WATERTOWN — One grocery store name will leave the north country supermarket chain landscape, while another one is coming back.
The two Tops Friendly Markets in Watertown have been sold to a national wholesale grocer that’s bringing back the Grand Union name.
Watertown resident Don Thornton will miss the Washington Street Tops where he’s been going for years.
“It’s the only place we shop,” he said, adding that he is surprised it will become a Grand Union given the chain had been defunct for years.
“That’s years ago,” he said.
Tops stores in Lowville and Adams will remain open.
The two Watertown Tops stores, one on Washington Street and the other in Seaway Plaza, have been around for about a decade.
The sale is the result of the merger of Tops Friendly Markets and Price Chopper. Tops announced earlier this week that the merger was finalized after approval from the Federal Trade Commission.
Steve and Carol Falk just assumed that the Watertown stores were going to be turned into Price Choppers because they knew about the merger.
Liking the weekly specials, selective goods, produce and meats, they said they might drive down to Adams to shop at the Tops there.
“Definitely, we’re going to miss it,” she said.
As for the acquisition, C&S Wholesale, the nation’s biggest grocer supplier, purchased the two Watertown Tops and 10 others. C&S will be bringing back the Grand Union name from oblivion.
The deal will be closed in the coming weeks and the Tops stores will reopen under the Grand Union banner in mid-January to mid-February, according to a press release.
Gregory P. Gorea, secretary and treasurer for the United Food Commercial Workers Local 1, said that all the Tops union members will become employees of Grand Union.
The other new Grand Union stores will be in Peru, Cortlandville, Cooperstown, Norwich, Owego, Rome, Saranac Lake, Sherrill, Warrensburg and Rutland, Vt.
It was Tops that converted the last 12 Grand Union stores that it acquired in the Adirondack Mountains in 2012.
With that, the Grand Union name faded into history — until now.
GU Markets LLC, an affiliate of C&S Wholesale Grocers, will operate the Grand Union stores.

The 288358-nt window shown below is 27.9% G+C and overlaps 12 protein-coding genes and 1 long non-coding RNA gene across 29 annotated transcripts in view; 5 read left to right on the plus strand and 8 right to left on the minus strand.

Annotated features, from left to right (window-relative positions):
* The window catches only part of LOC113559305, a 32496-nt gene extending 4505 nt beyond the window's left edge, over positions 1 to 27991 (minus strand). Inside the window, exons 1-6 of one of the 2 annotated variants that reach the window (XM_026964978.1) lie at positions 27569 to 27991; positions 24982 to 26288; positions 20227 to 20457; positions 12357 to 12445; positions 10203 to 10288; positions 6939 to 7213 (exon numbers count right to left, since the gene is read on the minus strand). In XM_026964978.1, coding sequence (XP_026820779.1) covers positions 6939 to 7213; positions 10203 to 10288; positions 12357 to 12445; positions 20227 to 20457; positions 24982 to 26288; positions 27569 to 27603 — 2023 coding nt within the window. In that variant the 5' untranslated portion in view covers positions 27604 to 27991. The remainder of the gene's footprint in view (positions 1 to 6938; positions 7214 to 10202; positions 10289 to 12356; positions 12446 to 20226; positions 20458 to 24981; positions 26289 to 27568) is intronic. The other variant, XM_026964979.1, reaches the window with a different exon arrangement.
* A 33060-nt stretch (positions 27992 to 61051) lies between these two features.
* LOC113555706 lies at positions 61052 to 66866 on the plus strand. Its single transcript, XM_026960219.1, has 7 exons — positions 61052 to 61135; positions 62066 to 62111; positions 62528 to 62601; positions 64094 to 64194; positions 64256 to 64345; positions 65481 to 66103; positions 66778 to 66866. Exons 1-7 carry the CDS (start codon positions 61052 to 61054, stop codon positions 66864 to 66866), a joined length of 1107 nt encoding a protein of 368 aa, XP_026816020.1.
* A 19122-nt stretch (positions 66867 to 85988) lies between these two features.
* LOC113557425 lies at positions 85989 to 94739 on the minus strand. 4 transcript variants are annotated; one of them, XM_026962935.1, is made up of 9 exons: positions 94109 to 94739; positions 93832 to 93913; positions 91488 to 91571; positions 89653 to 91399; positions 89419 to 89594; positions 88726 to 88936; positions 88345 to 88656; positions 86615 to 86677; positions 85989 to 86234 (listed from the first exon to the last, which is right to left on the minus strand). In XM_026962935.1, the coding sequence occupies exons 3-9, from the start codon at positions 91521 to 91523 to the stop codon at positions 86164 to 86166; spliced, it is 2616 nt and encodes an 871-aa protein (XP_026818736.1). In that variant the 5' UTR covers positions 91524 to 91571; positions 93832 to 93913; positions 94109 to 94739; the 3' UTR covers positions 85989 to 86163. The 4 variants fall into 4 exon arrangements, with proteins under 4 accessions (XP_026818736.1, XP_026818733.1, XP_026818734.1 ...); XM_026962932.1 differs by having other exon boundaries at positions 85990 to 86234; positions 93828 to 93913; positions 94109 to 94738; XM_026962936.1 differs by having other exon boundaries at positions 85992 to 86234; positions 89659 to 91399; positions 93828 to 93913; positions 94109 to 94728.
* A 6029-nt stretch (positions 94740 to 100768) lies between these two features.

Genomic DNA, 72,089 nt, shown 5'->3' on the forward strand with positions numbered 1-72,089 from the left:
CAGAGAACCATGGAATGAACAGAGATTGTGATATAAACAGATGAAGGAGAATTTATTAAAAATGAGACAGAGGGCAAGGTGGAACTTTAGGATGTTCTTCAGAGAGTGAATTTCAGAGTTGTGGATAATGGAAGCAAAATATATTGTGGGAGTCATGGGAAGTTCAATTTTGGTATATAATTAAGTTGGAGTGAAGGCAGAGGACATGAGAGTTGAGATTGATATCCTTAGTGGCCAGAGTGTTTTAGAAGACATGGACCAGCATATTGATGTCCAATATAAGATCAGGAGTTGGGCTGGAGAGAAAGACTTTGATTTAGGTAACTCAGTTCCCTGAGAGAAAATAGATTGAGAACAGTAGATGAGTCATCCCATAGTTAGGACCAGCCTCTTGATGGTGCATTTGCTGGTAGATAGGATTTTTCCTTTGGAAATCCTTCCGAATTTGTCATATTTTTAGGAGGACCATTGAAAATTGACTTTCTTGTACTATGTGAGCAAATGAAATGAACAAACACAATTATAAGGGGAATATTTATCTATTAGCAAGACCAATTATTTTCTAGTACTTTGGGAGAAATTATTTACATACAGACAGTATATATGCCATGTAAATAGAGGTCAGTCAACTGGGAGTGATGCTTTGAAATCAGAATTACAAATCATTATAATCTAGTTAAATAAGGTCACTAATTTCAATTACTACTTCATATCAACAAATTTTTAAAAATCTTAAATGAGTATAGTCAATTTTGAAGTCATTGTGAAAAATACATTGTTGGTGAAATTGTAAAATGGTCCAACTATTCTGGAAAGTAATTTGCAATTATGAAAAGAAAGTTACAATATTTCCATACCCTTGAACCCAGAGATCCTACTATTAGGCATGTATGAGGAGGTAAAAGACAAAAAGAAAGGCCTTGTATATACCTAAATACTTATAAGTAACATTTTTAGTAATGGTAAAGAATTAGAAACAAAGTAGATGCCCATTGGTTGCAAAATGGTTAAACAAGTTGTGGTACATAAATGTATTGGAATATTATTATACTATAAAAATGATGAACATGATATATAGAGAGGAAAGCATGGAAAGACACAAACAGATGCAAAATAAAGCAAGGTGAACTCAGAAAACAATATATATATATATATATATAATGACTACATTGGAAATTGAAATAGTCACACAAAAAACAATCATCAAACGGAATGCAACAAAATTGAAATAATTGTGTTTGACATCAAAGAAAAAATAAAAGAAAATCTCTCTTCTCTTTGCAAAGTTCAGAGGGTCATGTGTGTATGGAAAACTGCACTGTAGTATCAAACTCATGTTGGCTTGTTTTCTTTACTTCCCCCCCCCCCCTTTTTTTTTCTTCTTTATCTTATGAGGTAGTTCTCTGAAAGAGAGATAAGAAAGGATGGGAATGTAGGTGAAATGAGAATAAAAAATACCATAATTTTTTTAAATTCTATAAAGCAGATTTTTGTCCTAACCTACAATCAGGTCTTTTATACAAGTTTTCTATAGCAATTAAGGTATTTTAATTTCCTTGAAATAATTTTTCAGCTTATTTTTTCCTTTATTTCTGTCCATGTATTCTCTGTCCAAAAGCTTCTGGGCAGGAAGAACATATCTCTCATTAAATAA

Dennis Kane, editor of Today's Grocer, a food market industry publication, said that the Grand Union name is really the only part of the old chain that will be revived.
“The Grand Union is not the Grand Union that you and I knew,” he said, adding that C&S “is just affixing the name.”
Other chains throughout the country have revived supermarket chains as the result of acquisitions, Mr. Kane said.
In the last several years, C&S Wholesale, Keene, N.H., has become the largest grocery wholesaler in the country, based on revenue.
Founded in 1918, C&S supplies more than 7,700 independent supermarkets, chain stores, military bases and institutions with over 137,000 different products.
In 2010, the Washington Street store had been a Big M store when it was purchased by the Buffalo-area chain and converted into Tops, along with other Big M stores in Sandy Creek, Boonville and the one in Adams. They were purchased from brothers William J. and Gordon G. Bonisteel.
Grand Union had a presence in the north country until the early 1980s. The Great American chain purchased Grand Union stores in Alexandria Bay and Clayton in 1982 and renamed them.
Decades ago, Grand Union had stores on Arsenal Street in Watertown and another in Gouverneur.
The New Jersey-based Grand Union chain, dating back to 1872, was forced into Chapter 7 bankruptcy in 2001 and sold 185 stores to C&S Wholesale Grocers, according to Today’s Grocer.
The Grand Union chain was scaled down by C&S, which retained stores in New York and New England.
The combined Price Chopper and Tops will be overseen by a new parent company, Northeast Grocery Inc., which will operate nearly 300 stores between Tops and Price Chopper/Market 32.
Northeast Grocery and Price Chopper will both have their headquarters in Schenectady, while Tops will continue to be headquartered in Williamsville.